There are numerous (Q)SAR models available both publically and commercially for the estimation of LogKow. Many of these are referenced in Dearden and Worth (27) as well as the Technical Guidance for REACH (5). One common model that is well known and commonly used is that of KOWWIN v1.68, developed by SRC Inc (formally Syracuse Research Corporation) and the US EPA (28). This model is routinely used as part of the US EPA's Premanufacture Notice (PMN) process (29) as well as the HPV programme under the OECD. Under REACH, a (Q)SAR model needs to be both characterised in accordance with its OECD principles and an assessment needs to be undertaken to substantiate that a substance of interest lies within the domain of applicability as defined for the (Q)SAR model (2). In an effort to illustrate this, we extracted the training set of compounds for KOWWIN v1.67 that is made available by the developers SRC, Inc. and the US EPA at http://esc.syrres.com/interkow/KowwinData.htm. At the time of writing, KOWWIN v1.67 was the most recent version. Since KOWWIN does not provide any explicit applicability domain aside from some guidance in terms of considering molecular weight and fragment descriptors as listed in the user manual; a domain was independently extracted using the commercial program, Domain Manager v1.02 software as cited previously. A structural domain on the basis of atom centred fragments was extracted owing to the fact that the (Q)SAR model itself as encoded in KOWWIN was based on structural fragments. The atom centred fragment approach is described in more detail in Dimitrov S et al (30). A set of rules are used to reflect the effect of different neighbours on a specified atom. The application of these rules allows the extraction of a set of atom centred fragments that can be used to characterise the structural domain of the atoms presented in a certain set of chemicals. The maximum and minimum values of molecular weight (MW) were also determined as a second criterion for assessing the KOWWIN domain. The MW range was as follows: Minimum MW 18.02, Maximum MW 719.92. In other words, for a substance to be considered within the domain of KOWWIN for our purposes, it had to be 100% within the structural domain as determined by atom centred fragments and have a MW value between 18 and 719. Butyl methacrylate and methyl methacrylate were introduced into the Domain Manager v1.02 software as a "test set" vs. the KOWWIN dataset as the "training set". The MW values of these substances are 142.18 and 100.12 which are well within the MW range of the KOWWIN training set. Both are also within 100% of the structural domain as defined by the atom centred fragments. On the basis of our domain assessment of KOWWIN, butyl methacrylate and methyl would be considered "preliminary valid" since they satisfy these two conditions we have nominally set for being "in domain". Accordingly, we would expect LogKow estimates for both substances to be reasonable. Belonging to an applicability domain of a model increases the likelihood of a reasonable prediction but is not a guarantee. Some evaluation of related analogues and their predictions relative to their experimental values needs to be conducted to substantiate that any (Q)SAR estimate is indeed both reasonable and predictive. These analogues may be taken from the training set of the (Q)SAR model itself, i.e. are there any related substances within KOWWIN or from other sources and how do their predicted/experimental LogKow values compare. In this case, Toxmatch v1.06 (Ideaconsult Ltd) was used to search and retrieve analogues from the KOWWIN training set to enable a comparison of experimental and estimated LogKow values for butyl methacrylate. The training set of KOWWIN model was imported into the Toxmatch v1.06 software. The Tanimoto distance (fingerprints,kNN) was chosen as the similarity index approach. The "Tanimoto distance (fingerprints,kNN)" method calculates the average Tanimoto index between the fingerprints for each query chemical within the KOWWIN dataset and the fingerprints for the k most similar chemicals from the set (where k = 10 as default). The most similar chemicals are those with the highest Tanimoto index values. Butyl methacrylate, our substance of interest was then imported as the test set chemical and a pairwise similarity performed using the Tanimoto distance relative to the training set. The most similar analogues according to this Tanimoto distance index were then reviewed, where an index of 0.7 was arbitrarily taken as a quantitative measure of "most similar". Five other analogues were identified which are shown in Table 2 together with their respective similarity index values, experimental LogKow values and estimated LogKow values (by KOWWIN). All the methacrylates were reasonably predicted by KOWWIN v1.67 compared with their reported experimental LogKow values. Accordingly the estimated LogKow of butyl methacrylate, is considered to be a reasonable one. KOWWIN actually has butyl methacrylate as part of its training set of compounds. The estimated and experimental values are in good agreement with each other. The same procedure was conducted for methyl methacrylate, results not shown.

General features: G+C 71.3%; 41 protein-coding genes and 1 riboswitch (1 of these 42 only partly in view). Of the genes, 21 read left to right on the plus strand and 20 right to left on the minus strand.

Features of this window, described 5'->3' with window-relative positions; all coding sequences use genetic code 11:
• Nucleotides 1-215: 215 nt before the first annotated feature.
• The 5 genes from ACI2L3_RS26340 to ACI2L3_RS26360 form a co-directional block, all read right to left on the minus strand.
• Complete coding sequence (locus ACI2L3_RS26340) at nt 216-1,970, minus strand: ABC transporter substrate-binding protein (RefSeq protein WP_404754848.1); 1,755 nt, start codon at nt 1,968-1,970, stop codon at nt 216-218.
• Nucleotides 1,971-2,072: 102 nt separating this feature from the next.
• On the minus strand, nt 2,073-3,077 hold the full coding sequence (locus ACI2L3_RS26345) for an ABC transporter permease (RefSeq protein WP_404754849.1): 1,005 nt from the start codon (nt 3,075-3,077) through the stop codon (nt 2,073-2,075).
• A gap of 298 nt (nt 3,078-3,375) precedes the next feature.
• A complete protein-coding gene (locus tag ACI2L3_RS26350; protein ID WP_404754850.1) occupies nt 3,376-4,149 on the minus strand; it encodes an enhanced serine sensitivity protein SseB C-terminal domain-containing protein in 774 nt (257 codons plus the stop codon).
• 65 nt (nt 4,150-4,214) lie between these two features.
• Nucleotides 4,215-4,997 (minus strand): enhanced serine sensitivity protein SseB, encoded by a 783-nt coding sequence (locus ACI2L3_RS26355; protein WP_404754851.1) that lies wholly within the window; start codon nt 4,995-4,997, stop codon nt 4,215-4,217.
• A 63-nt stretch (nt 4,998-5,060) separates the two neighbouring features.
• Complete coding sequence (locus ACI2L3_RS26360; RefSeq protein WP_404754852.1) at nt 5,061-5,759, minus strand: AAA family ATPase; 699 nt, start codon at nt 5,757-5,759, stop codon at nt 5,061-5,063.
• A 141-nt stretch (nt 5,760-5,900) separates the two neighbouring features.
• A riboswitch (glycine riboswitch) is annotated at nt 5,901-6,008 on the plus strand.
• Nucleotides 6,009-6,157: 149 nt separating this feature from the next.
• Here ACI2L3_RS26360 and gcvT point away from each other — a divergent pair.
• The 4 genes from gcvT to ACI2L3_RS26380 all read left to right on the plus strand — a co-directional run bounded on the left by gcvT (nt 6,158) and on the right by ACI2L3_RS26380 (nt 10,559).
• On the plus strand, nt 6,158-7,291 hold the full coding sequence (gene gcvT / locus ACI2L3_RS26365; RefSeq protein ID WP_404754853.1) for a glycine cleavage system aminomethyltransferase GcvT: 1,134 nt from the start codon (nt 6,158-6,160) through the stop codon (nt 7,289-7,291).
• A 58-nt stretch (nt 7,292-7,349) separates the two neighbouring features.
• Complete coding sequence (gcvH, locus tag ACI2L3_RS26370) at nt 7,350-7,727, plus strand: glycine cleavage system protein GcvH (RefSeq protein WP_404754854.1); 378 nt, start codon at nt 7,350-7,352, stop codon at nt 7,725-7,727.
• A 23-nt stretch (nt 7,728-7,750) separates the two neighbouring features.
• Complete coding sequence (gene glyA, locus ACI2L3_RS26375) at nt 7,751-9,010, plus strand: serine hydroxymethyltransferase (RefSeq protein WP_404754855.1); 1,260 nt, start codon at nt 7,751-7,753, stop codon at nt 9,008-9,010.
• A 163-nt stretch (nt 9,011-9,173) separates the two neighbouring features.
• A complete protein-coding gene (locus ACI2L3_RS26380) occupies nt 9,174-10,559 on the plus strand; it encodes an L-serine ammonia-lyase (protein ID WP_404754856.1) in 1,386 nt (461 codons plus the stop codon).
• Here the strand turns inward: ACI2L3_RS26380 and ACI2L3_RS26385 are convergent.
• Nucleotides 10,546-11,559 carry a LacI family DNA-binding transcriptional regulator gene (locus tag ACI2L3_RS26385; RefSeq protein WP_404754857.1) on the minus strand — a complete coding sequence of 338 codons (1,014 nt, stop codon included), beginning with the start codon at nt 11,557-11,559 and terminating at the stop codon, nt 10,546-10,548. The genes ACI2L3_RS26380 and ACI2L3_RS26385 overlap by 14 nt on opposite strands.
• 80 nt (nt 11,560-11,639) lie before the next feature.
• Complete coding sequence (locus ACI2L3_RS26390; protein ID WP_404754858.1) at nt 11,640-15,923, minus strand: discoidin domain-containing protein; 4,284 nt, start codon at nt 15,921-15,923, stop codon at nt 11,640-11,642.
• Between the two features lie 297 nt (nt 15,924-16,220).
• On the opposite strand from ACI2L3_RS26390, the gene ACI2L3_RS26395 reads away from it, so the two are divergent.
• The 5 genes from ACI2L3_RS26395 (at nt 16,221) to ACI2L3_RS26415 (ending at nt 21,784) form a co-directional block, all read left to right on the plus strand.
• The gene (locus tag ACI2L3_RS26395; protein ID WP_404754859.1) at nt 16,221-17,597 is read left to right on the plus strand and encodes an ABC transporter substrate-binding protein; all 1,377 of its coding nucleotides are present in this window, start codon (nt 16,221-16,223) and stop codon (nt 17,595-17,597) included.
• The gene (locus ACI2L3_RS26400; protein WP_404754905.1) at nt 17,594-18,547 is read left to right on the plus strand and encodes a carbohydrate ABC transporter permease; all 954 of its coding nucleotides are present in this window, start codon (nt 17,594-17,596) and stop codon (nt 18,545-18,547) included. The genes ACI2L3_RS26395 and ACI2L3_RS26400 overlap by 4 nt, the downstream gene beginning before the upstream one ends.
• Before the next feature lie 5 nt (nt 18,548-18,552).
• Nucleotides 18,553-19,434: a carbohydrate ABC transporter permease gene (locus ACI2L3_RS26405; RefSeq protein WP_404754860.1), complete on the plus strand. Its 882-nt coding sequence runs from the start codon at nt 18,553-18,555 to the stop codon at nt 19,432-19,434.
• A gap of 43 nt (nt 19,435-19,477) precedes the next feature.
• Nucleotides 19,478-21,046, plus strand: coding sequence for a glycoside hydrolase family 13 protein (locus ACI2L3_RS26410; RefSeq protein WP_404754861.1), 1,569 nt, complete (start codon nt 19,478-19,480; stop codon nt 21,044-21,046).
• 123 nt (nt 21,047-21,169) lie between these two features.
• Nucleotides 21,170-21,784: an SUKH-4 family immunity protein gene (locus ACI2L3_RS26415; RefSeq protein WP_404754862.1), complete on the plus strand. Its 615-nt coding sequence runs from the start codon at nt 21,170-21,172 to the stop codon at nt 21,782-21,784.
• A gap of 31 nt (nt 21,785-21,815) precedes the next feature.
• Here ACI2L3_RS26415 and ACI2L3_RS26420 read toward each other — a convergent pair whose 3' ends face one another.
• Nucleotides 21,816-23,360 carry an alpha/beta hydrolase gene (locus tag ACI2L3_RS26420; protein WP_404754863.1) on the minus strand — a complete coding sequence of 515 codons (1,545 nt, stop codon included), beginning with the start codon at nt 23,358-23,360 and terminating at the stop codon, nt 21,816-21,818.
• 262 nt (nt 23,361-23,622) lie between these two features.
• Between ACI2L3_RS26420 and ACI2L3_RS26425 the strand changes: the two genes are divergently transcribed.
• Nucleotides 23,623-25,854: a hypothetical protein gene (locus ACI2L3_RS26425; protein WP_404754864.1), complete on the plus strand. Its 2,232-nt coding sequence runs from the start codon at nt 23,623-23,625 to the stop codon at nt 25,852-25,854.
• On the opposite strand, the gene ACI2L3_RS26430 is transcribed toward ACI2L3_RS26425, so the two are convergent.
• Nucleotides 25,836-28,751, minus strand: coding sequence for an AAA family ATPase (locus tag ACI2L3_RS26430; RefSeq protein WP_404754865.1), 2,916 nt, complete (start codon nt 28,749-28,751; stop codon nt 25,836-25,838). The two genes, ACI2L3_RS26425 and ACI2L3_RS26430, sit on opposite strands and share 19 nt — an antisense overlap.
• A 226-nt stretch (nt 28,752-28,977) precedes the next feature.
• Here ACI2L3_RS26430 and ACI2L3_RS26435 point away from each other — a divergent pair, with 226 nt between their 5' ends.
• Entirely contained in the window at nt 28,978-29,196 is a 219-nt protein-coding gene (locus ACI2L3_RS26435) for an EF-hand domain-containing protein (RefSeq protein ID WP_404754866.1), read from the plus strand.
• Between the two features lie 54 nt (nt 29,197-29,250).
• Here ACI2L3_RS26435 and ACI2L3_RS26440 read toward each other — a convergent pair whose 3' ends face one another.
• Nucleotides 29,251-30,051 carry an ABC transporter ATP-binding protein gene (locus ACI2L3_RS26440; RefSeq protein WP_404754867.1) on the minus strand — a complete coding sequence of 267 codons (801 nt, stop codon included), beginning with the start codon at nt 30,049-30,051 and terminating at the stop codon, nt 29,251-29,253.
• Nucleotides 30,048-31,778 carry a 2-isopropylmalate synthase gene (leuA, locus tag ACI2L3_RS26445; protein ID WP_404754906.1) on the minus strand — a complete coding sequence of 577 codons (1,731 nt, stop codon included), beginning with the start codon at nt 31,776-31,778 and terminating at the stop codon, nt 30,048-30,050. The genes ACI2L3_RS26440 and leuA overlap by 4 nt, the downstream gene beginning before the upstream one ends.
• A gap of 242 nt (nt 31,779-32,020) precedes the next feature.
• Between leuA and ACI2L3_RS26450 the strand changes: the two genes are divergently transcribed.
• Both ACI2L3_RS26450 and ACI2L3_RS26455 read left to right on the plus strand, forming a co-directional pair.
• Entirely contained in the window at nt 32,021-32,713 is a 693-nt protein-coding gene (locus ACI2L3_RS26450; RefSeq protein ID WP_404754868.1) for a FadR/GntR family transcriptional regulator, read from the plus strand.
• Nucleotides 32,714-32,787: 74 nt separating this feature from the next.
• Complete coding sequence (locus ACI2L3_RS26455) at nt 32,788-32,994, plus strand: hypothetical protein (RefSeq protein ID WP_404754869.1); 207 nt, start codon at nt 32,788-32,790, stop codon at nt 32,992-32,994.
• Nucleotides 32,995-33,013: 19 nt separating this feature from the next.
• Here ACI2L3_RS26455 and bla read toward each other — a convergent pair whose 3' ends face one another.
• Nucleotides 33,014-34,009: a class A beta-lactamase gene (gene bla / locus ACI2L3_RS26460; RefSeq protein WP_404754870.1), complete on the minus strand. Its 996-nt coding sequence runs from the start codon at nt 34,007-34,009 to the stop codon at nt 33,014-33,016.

LogKow is well recognised as an important parameter for a range of different endpoints. KOWWIN v1.67 is an example of one (Q)SAR model that enables the prediction of LogKow. A evaluation of KOWWIN v1.67 with respect to the OECD principles is required to meet the conditions for (Q)SARs as laid out in Annex XI. Here we have described one of the principles - domain of applicability and illustrated how this can be extracted using the available training set of data from KOWWIN v1.67. We have applied this approach to butyl methacrylate and methyl methacrylate and found both to satisfy the two criteria specified for domain inclusion. To substantiate that the predicted value of butyl methacrylate was reasonable, an evaluation of related analogues within the training set using Toxmatch v1.06 identified 5 other analogues with predicted and experimental values in good agreement. This demonstrated that methacrylates are indeed well represented as a chemical class in the training set with robust predictions. Subject to the appropriate documentation being drafted (i.e. QMRF, QPRF) to substantiate this evaluation made, the conditions of use for REACH have been met.